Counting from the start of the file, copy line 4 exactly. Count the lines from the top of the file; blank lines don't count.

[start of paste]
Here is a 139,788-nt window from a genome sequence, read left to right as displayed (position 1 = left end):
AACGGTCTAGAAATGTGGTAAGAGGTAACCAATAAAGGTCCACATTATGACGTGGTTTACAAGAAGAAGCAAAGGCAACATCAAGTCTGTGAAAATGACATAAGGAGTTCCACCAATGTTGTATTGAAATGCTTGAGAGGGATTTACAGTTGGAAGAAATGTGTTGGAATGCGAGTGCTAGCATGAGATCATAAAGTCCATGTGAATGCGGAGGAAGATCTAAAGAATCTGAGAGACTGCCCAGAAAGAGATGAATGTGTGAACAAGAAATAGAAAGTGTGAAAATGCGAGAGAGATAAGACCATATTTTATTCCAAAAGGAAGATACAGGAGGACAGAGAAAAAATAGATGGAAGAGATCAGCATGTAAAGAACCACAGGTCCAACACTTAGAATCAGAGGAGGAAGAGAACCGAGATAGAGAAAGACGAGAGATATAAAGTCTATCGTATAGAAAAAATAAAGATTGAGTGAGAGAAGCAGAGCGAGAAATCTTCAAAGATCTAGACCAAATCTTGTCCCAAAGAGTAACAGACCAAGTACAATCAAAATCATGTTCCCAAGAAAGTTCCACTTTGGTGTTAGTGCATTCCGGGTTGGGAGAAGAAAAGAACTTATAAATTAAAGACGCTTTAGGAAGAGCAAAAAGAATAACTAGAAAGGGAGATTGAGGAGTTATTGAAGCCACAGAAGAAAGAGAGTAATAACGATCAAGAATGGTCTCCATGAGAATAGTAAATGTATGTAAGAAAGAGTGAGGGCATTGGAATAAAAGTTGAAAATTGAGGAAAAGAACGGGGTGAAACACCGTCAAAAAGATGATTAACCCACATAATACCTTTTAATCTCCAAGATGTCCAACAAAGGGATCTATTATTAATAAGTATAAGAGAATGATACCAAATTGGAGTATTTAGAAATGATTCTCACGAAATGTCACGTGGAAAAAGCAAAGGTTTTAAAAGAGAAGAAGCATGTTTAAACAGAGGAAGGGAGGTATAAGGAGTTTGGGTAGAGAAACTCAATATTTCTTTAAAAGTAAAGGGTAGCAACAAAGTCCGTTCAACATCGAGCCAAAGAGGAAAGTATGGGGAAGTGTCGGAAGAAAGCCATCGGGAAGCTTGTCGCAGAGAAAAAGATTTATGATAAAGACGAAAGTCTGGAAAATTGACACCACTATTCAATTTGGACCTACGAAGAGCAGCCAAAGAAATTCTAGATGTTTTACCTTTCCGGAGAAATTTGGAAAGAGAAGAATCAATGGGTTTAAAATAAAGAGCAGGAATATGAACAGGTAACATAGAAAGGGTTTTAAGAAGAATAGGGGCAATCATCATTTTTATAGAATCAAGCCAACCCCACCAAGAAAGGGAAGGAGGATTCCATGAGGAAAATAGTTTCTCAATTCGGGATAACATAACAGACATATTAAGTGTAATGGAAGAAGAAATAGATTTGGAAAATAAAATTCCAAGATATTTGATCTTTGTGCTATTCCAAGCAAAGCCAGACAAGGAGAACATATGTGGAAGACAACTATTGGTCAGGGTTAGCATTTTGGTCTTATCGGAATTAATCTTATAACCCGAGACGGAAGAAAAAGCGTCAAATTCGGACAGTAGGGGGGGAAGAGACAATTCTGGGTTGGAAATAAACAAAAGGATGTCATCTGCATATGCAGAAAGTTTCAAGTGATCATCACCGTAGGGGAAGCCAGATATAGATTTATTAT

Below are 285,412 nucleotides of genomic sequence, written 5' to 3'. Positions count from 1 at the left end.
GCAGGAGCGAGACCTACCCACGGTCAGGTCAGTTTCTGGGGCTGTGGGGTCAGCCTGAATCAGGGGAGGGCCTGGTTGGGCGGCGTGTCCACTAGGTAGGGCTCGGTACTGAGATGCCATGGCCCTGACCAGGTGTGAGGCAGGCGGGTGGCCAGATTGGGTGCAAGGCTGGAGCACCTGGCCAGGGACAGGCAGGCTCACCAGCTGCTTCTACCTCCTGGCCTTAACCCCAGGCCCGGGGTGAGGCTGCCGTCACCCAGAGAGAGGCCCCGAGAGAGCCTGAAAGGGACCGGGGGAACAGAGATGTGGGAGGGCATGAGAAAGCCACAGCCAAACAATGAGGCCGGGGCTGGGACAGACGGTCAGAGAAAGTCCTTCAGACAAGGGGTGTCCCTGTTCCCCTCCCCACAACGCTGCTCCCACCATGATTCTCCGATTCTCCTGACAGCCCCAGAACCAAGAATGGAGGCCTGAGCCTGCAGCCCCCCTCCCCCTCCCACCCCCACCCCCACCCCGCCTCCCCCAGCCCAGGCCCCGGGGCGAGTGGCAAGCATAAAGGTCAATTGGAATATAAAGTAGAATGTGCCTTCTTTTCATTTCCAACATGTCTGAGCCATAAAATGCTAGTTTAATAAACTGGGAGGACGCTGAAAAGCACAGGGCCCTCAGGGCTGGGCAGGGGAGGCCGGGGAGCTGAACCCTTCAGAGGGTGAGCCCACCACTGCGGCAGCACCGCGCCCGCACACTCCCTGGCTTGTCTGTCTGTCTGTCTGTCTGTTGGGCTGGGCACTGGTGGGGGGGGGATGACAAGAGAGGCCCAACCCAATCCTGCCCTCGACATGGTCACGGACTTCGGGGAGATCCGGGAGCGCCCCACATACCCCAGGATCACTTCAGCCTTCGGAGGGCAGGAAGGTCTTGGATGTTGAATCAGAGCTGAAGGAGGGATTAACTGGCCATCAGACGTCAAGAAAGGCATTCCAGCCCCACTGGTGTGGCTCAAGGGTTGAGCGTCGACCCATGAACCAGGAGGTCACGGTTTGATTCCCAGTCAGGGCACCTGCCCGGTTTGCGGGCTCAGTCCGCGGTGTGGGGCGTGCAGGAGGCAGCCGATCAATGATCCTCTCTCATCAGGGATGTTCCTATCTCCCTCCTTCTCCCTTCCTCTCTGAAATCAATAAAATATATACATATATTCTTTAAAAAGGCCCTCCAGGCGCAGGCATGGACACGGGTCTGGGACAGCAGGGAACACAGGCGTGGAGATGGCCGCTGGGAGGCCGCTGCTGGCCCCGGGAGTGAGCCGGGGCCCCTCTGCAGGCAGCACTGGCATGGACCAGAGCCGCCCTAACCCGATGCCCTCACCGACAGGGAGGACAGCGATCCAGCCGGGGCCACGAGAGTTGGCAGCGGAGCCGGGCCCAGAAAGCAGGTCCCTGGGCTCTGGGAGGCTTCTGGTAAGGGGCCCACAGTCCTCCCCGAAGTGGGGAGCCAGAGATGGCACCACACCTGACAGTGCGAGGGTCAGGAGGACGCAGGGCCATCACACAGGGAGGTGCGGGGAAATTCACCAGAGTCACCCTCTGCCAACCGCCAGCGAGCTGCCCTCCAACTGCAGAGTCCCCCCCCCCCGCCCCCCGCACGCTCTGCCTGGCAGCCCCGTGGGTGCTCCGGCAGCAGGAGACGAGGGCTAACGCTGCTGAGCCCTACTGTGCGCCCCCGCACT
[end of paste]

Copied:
GCAGGAGCGAGACCTACCCACGGTCAGGTCAGTTTCTGGGGCTGTGGGGTCAGCCTGAATCAGGGGAGGGCCTGGTTGGGCGGCGTGTCCACTAGGTAGGGCTCGGTACTGAGATGCCATGGCCCTGACCAGGTGTGAGGCAGGCGGGTGGCCAGATTGGGTGCAAGGCTGGAGCACCTGGCCAGGGACAGGCAGGCTCACCAGCTGCTTCTACCTCCTGGCCTTAACCCCAGGCCCGGGGTGAGGCTGCCGTCACCCAGAGAGAGGCCCCGAGAGAGCCTGAAAGGGACCGGGGGAACAGAGATGTGGGAGGGCATGAGAAAGCCACAGCCAAACAATGAGGCCGGGGCTGGGACAGACGGTCAGAGAAAGTCCTTCAGACAAGGGGTGTCCCTGTTCCCCTCCCCACAACGCTGCTCCCACCATGATTCTCCGATTCTCCTGACAGCCCCAGAACCAAGAATGGAGGCCTGAGCCTGCAGCCCCCCTCCCCCTCCCACCCCCACCCCCACCCCGCCTCCCCCAGCCCAGGCCCCGGGGCGAGTGGCAAGCATAAAGGTCAATTGGAATATAAAGTAGAATGTGCCTTCTTTTCATTTCCAACATGTCTGAGCCATAAAATGCTAGTTTAATAAACTGGGAGGACGCTGAAAAGCACAGGGCCCTCAGGGCTGGGCAGGGGAGGCCGGGGAGCTGAACCCTTCAGAGGGTGAGCCCACCACTGCGGCAGCACCGCGCCCGCACACTCCCTGGCTTGTCTGTCTGTCTGTCTGTCTGTTGGGCTGGGCACTGGTGGGGGGGGGATGACAAGAGAGGCCCAACCCAATCCTGCCCTCGACATGGTCACGGACTTCGGGGAGATCCGGGAGCGCCCCACATACCCCAGGATCACTTCAGCCTTCGGAGGGCAGGAAGGTCTTGGATGTTGAATCAGAGCTGAAGGAGGGATTAACTGGCCATCAGACGTCAAGAAAGGCATTCCAGCCCCACTGGTGTGGCTCAAGGGTTGAGCGTCGACCCATGAACCAGGAGGTCACGGTTTGATTCCCAGTCAGGGCACCTGCCCGGTTTGCGGGCTCAGTCCGCGGTGTGGGGCGTGCAGGAGGCAGCCGATCAATGATCCTCTCTCATCAGGGATGTTCCTATCTCCCTCCTTCTCCCTTCCTCTCTGAAATCAATAAAATATATACATATATTCTTTAAAAAGGCCCTCCAGGCGCAGGCATGGACACGGGTCTGGGACAGCAGGGAACACAGGCGTGGAGATGGCCGCTGGGAGGCCGCTGCTGGCCCCGGGAGTGAGCCGGGGCCCCTCTGCAGGCAGCACTGGCATGGACCAGAGCCGCCCTAACCCGATGCCCTCACCGACAGGGAGGACAGCGATCCAGCCGGGGCCACGAGAGTTGGCAGCGGAGCCGGGCCCAGAAAGCAGGTCCCTGGGCTCTGGGAGGCTTCTGGTAAGGGGCCCACAGTCCTCCCCGAAGTGGGGAGCCAGAGATGGCACCACACCTGACAGTGCGAGGGTCAGGAGGACGCAGGGCCATCACACAGGGAGGTGCGGGGAAATTCACCAGAGTCACCCTCTGCCAACCGCCAGCGAGCTGCCCTCCAACTGCAGAGTCCCCCCCCCCCGCCCCCCGCACGCTCTGCCTGGCAGCCCCGTGGGTGCTCCGGCAGCAGGAGACGAGGGCTAACGCTGCTGAGCCCTACTGTGCGCCCCCGCACT